Poetic language often calls attention to itself through its sonic and performative qualities. These qualities can take the form of sound devices such as alliteration, assonance, consonance, repetition, rhyme, and rhythm. To call attention to the dimension of sound in particular—what the linguist and literary theorist Roman Jakobson refers to as “promoting the palpability of signs” in his famous essay “Closing Statement: Linguistics and Poetics” (1958)—is to become aware that there is always a hierarchy of functions at work in any given semiotic system. Jakobson writes, “The poetic function is not the sole function of verbal art but only its dominant, determining function, whereas in all other verbal activities it acts as a subsidiary, accessory constituent.” Thus, when poetry is intended to be read aloud and music is intended to be performed, these performances operate by effectively disappearing their written, visually composed elements, and subordinating those constituent parts.
Music and poetry both make use of many of the same sound devices, and so it is common in popular culture to have a significant overlap between musicians and poets. Bob Dylan won the 2016 Nobel Prize in Literature “for having created new poetic expressions within the great American song tradition,” according to the Nobel Committee. Music and poetry are therefore often lumped indiscriminately together into the same genre. (Even by doing so, a hierarchy is often implicitly maintained that places poetry above music as a kind of transcendental, upper limit of music.) What is interesting, however, is that poetic language and music generate their own distinct excesses of meaning, which function in significantly different ways from one another. Structural linguistics holds that language, for example, and does a kind of pointing outside of itself and into the world for its meaning, whereas tonality in music (and here I am talking about music purely in terms of sound rather than any lyrical element) cannot point directly to an outside referent in this way, and instead communicates meaning through an intensification of feeling.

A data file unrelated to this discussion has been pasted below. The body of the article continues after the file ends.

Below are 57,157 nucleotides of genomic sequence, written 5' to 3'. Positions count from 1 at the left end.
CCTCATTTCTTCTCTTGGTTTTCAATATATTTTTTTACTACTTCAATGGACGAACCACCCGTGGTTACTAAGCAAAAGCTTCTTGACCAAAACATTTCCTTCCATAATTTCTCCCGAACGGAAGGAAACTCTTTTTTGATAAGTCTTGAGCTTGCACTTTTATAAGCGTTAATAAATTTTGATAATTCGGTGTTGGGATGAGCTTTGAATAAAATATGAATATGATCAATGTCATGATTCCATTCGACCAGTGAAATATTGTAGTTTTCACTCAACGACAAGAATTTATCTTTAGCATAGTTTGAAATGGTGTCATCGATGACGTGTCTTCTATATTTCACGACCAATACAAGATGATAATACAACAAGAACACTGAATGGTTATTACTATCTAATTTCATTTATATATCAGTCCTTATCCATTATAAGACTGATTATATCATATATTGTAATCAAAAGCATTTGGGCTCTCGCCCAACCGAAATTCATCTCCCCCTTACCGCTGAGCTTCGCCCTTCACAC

The poet, avant-garde musician, and dramatist Russell Atkins plays with both this parallel and incongruency between poetry and music by reframing their primary functions, focusing not on their sonic qualities but instead on their visual construction, the quality that is effaced during performance. In his collection, Objects for Piano (1969), Atkins confronts readers with what he calls “composition-and-sound”—in essence, four movements of handwritten sheet music:
“Composition” here can be understood in the contexts of language composition, music composition, and visual composition—a kind of arranging or ordering of constitutive parts. For Atkins, however, composition is opposed to music. In a theoretical essay titled “A Psychovisual Perspective for ‘Musical’ Composition” (1955), Atkins writes that the “error” in music is assuming that it is written for the ear. Atkins contends that rather than the ear, music is written for a mental-conceptual apparatus that is always oriented by space and relation. He writes: “To a psychovisualist, the only intentionally organized sound on the part of a composer is Composition, which is not a binaural art but a VISUAL ART. In short, so-called ‘musical composition’ is a VISUAL ART.” For Atkins, this visually-oriented mental ordering of sound—a kind of “‘SEEING IN THE MIND’ or ‘MIND’S EYE’”—creates meaning for music and poetry, and that meaning does not exist independently from their visual composition but is a product of it.